What Impact Does the Fed Have on Mortgage Rates?

The Federal Reserve’s Board of Governors has a tremendous influence on many aspects of the economy, but they do not directly control consumer interest rates. The rates the Fed can directly manage, the Federal Funds Rate and the Discount Rate, are rates associated with banks borrowing from the government or from each other. These rates influence the overall cost of money and borrowing, the effects of which ripple throughout consumer credit as well.

The impact of a rate change is rarely felt at the time of the Fed’s meeting, the decision, or the announcement. More often than not, the markets have already accounted for the Board’s decision before it has been formally made. The main goal of the Federal Reserve is to smooth out the highs and lows of economic activity. Though they tend to be more concerned with the longer view, they do not want to unnecessarily cause any immediate shockwaves on the day of their meetings either. Therefore, they will often hint at the likely outcome of the meetings through the remarks of individual Board members leading up to the meetings. Their comments, combined with the current economic indicators, usually allow the market to “price in” anticipated rate changes gradually before they occur. Most of the time, the market is more concerned with what is said in the announcement of the Board’s decision than what the decision actually is because that announcement may provide clues as to what the Fed will do at their next meeting.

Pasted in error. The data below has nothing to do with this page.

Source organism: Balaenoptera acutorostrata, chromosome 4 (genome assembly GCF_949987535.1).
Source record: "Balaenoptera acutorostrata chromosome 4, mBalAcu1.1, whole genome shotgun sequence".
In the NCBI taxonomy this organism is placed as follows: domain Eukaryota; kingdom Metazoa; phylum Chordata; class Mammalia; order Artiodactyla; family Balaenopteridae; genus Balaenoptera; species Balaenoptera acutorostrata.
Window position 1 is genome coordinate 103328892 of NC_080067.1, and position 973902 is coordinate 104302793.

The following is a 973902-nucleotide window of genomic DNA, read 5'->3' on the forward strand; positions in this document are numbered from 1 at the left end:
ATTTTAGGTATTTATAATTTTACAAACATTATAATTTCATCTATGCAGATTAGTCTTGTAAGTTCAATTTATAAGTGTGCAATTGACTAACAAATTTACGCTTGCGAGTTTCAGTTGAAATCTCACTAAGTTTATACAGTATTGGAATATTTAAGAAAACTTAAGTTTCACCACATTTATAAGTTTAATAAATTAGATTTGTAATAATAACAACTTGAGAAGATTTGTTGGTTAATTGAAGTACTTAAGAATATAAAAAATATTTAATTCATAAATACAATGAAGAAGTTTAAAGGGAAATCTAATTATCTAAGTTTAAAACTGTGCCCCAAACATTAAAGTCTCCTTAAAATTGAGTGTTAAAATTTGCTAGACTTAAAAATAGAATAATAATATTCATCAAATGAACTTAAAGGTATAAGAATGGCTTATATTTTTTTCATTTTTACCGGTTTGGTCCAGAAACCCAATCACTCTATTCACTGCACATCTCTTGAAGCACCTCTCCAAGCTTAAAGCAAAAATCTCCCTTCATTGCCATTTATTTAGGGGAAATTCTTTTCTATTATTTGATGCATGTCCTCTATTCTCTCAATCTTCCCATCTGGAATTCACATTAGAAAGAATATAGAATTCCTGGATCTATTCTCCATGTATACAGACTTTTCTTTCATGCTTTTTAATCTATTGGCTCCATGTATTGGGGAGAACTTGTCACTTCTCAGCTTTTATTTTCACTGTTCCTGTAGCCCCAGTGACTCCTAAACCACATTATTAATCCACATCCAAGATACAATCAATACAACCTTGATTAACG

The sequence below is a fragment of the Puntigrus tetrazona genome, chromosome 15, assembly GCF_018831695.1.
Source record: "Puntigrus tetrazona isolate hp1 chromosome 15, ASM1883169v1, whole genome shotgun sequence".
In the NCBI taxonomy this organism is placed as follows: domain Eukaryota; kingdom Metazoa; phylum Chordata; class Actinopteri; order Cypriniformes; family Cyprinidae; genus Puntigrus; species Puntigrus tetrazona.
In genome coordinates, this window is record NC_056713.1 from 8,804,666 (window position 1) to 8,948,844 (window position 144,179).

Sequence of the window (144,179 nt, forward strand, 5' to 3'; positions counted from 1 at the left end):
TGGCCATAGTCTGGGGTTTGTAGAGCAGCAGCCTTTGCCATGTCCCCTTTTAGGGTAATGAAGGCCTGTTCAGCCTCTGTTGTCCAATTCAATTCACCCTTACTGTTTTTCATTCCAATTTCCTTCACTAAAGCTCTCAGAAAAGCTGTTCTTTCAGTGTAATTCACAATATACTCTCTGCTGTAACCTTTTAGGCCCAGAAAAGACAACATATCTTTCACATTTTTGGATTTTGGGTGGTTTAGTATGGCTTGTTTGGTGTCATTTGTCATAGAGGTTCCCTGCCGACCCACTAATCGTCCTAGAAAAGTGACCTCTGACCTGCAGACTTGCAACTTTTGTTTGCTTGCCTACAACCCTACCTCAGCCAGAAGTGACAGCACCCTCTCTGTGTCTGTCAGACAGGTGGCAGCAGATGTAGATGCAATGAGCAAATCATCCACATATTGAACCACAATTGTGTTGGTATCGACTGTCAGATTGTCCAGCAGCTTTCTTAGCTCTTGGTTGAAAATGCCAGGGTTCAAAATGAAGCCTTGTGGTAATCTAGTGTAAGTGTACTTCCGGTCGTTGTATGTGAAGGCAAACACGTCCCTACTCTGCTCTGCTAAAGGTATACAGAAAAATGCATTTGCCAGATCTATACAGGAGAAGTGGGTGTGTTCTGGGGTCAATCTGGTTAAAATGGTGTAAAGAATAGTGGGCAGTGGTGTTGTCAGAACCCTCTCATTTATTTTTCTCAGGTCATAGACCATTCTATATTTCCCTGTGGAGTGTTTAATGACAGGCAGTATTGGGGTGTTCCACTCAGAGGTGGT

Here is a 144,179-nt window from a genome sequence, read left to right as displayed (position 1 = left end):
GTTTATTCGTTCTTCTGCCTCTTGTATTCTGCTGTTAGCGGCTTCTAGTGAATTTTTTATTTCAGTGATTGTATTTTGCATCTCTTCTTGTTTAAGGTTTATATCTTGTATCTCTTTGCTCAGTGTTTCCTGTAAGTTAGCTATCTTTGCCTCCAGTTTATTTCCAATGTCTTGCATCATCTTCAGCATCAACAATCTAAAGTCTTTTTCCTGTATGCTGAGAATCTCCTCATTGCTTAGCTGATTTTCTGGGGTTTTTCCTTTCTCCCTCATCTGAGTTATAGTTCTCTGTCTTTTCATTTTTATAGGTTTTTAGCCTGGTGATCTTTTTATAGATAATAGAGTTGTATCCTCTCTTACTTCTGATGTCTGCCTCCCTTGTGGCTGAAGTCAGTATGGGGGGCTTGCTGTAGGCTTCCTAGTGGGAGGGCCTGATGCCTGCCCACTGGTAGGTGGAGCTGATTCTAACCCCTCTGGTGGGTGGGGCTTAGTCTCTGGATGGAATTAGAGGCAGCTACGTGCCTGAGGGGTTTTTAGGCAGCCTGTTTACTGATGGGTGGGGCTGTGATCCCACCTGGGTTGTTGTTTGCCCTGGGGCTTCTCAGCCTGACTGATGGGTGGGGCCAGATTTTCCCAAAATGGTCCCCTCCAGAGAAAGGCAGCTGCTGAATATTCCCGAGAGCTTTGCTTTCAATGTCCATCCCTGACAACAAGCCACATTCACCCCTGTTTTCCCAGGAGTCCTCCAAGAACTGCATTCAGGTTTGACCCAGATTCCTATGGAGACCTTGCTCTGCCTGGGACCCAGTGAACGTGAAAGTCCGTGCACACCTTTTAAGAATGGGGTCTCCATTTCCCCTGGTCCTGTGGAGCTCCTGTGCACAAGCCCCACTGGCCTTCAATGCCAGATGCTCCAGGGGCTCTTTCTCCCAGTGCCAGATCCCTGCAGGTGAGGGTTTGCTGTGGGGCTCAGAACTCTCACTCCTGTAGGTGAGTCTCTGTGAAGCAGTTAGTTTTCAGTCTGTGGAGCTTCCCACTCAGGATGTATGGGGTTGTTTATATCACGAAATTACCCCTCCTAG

Typically, the only times that a Fed rate change will dramatically alter a market is when there is unexpected news. This rarely occurs at the time of the Fed’s meetings. Instead, it may occur when one of the Board members says something unexpected in a public speech or if an important economic indicator could potentially cause the Fed to veer off their expected course.

When the Fed raises their interest rates, most other investments are forced to offer higher interest rates as well to attract big institutional investors to invest in their products. To simplify

a complex topic, mortgage interest rates are directly tied to Mortgage-backed Securities (MBS), which are huge, multi-million-dollar pools of thousands of similar mortgage notes that are packaged up and sold in pieces to many different investors. MBSs, just like any other investment product, must offer interest rates that compete with other investment vehicles with similar risk profiles. Since they must pay a higher interest rate to attract investors when those rates move up, they require lenders to charge a higher interest rate on new mortgage loans.

I hope this provides you with a better understanding of how the Fed’s actions impact mortgage interest rates. If you think you may soon be in the market to purchase a home or are considering it, do not hesitate to give me a call to discuss what the current outlook is for mortgage rates and what it could mean for you.